Cam Newton, QB, Carolina Panthers: Ankle surgery. Fractured ribs. New left tackle. Rookie No. 1 receiver. All of those elements make for a very shaky situation for one of the consistent fantasy stars at the quarterback position. Newton showed strides as a leader in 2013, carrying his team to the playoffs. However, with so much turnover along the offensive line and at receiver (two of the team’s top options are Jerricho Cotchery and Jason Avant for god’s sake), Newton is a guy I’m wary of. Throw in the fact he’s facing Tampa Bay’s suddenly formidable defense that’ll be coached by Lovie Smith, and I’m worried Newton barely cracks 10 points in the season opener.
Maurice Jones-Drew, RB, Oakland Raiders: For one, you shouldn’t start any Raiders player. Ever. Secondly, the Raiders are starting a rookie quarterback, which means teams are going to challenge Oakland to throw the ball. Third, MJD looks like he’s running with a bowling ball tied to each leg. Did I mention he’ll be going up against a Jets defense that allowed the third-fewest rushing yards in the league in 2013? Keep MJD on the bench.
Reggie Wayne, WR, Indianapolis Colts: Great to see the 36-year-old coming back from a torn ACL, but I’m treading lightly in Week 1. It’s one thing to get back to action in training camp and the preseason, but the regular season is a whole other ballgame. Throw in the fact that the Colts are facing a highly motivated Broncos team that got huge upgrades on defense, and it’s not looking pretty for Indy. Somehow Andrew Luck is going to have to figure out a way to slice and dice against Von Miller, DeMarcus Ware, Aqib Talib and T.J. Ward. Tell me how Luck’s going to do that playing behind one of the league’s worst offensive lines with no running game to speak of. Sorry, Reggie. This isn’t going to be fun.
When the Saints come marching in, defenses shudder.
That’s been the case ever since Drew Brees and Sean Payton formed an alliance that’s brought one Super Bowl championship and countless fantasy titles to owners across the globe. The combination of a Hall of Fame quarterback and one of the shrewdest offensive minds in the game has proven to be a fantasy owner’s delight, often without elite skill players.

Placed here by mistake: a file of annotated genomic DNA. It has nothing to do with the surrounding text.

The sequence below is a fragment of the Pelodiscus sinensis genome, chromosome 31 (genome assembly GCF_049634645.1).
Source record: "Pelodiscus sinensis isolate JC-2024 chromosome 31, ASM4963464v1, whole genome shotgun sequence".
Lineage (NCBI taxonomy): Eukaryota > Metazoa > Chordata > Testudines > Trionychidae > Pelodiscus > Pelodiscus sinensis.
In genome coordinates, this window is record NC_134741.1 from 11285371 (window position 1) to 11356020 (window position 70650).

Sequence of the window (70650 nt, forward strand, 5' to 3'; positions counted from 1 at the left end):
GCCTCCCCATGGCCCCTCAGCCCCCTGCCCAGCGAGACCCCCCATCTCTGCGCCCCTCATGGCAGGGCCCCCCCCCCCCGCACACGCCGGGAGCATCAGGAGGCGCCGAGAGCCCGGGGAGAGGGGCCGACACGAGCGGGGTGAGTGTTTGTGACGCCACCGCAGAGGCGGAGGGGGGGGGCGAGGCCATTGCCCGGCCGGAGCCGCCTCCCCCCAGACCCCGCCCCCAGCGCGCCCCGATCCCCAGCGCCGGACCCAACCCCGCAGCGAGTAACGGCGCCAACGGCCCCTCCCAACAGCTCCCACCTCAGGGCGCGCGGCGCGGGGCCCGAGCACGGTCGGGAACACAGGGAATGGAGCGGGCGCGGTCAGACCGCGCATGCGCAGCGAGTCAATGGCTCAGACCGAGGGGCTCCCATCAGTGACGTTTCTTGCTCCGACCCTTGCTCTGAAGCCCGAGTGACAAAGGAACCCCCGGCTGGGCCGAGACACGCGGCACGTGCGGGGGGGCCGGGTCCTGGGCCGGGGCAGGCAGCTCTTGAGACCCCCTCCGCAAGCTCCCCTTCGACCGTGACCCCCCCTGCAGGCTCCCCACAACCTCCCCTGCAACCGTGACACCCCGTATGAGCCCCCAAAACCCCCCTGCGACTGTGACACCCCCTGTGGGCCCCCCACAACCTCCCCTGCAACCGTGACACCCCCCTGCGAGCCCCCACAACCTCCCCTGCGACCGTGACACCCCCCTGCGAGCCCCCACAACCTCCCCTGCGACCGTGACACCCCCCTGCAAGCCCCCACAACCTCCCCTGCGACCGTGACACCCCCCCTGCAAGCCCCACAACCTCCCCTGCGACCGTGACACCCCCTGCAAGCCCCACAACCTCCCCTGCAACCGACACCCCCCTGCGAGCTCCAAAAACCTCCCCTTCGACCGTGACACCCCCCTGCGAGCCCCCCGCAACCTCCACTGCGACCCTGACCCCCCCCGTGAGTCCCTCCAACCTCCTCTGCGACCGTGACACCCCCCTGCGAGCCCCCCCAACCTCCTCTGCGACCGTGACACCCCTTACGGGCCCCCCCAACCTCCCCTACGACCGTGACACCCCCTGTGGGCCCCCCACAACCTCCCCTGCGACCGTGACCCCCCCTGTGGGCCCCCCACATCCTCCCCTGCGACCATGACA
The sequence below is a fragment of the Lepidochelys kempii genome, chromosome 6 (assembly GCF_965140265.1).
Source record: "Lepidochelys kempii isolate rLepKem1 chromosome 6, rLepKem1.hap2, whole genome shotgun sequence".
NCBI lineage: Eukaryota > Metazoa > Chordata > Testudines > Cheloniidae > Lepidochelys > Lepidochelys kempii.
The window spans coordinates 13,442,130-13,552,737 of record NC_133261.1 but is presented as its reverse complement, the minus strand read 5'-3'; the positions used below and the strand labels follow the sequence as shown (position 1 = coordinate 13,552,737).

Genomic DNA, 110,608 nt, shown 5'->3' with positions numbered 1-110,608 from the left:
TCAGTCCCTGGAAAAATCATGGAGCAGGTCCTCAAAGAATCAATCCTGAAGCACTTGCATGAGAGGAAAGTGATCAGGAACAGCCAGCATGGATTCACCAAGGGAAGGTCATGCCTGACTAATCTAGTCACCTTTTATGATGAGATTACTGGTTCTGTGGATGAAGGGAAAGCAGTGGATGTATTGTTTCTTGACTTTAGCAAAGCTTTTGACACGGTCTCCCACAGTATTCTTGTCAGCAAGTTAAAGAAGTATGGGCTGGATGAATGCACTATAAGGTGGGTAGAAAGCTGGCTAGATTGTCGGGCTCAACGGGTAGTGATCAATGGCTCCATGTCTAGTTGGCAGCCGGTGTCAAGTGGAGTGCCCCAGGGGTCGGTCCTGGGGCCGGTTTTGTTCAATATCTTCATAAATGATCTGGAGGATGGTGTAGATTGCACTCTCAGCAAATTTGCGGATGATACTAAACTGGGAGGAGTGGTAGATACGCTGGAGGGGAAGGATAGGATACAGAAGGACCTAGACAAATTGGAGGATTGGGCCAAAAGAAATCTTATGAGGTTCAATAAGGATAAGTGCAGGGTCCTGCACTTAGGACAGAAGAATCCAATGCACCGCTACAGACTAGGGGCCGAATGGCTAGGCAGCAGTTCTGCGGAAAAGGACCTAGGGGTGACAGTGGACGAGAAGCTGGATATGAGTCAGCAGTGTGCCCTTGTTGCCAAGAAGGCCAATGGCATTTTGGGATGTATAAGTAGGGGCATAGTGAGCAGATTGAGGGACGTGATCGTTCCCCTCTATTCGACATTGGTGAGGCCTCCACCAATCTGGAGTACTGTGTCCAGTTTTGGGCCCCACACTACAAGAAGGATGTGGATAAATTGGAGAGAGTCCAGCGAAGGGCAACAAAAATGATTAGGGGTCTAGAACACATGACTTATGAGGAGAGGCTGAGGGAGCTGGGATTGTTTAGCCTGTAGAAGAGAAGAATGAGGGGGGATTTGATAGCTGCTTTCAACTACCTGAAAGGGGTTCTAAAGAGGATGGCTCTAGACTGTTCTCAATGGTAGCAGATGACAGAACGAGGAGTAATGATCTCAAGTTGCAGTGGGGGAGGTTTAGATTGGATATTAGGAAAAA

This year will be no different for Brees and Co. Both George and Stephen see Brees as the favorite to be the No. 1 QB in fantasy. He’s a few years younger than Peyton Manning and Tom Brady, has been extremely durable and plays inside a dome. Combined with a great supporting cast that now features rookie Brandin Cooks, Brees should easily finish as a top-three QB.
New Orleans’ running back situation is solid in real-life, but from a fantasy perspective it’s a mess. Former first-round pick Mark Ingram is the biggest name, but he has yet to establish himself as a full-time player. The former Heisman Trophy winner had one breakout performance in 2013 against the Cowboys—but who didn’t? Take away his 145-yard performance against Dallas and Ingram averaged just 3.8 yards per carry. George and Stephen are steering clear of the first-round disappointment.
On the other hand, Stephen sees value in Pierre Thomas for PPR league owners. Thomas led all running backs with 77 receptions in 2013 and figures to see plenty of passing-down duties with Darren Sproles gone. He’s a solid flex option.
Though Khiry Robinson possesses NFL-caliber skills, his poor preseason production has George questioning his fantasy relevance. Stephen agrees and doesn’t see Robinson as a draftable asset.
Moving to the receivers, George and Stephen differ in their views of Marques Colston and Kenny Stills. While George still sees Colston as a rock-solid WR3, Stephen is skeptical that New Orleans’ No. 1 receiver can rebound from a down year. However, Stephen sees big things ahead for Stills, who led the NFL with a 20-yards-per-catch average as a rookie. George disagrees that Stills will out-produce his veteran counterpart.
Brandin Cooks is the real wild card and should catch between 60-80 passes. He’s tailor-made to play indoors, where his ridiculous speed and quickness will be maximized. Both of our fantasy experts see him as a solid flex option with WR3 upside.
Of course, we couldn’t talk about the Saints’ fantasy prospects without mentioning the king of the tight end/receiver/hybrid position: Jimmy Graham. Unquestionably the best pass-catching tight end in football, Graham is poised for another big season and shouldn’t have any trouble finishing atop his position. Even with Rob Gronkowski coming back, Graham is simply too athletic and too involved to not be the No. 1 fantasy tight end.
It’s clear the Saints know what they’re doing on offense. Don’t be afraid to spend early-rounds picks on Brees or Graham and position yourself for a fantasy championship!
Goal of this podcast: To talk about each skill player on the Denver Broncos and assign fantasy value to them.
Stevan Ridley and Shane Vereen have proven to be fantasy assets since entering the league together in 2011, but by this time next year, the Patriots running back you’ll want to own will be James White.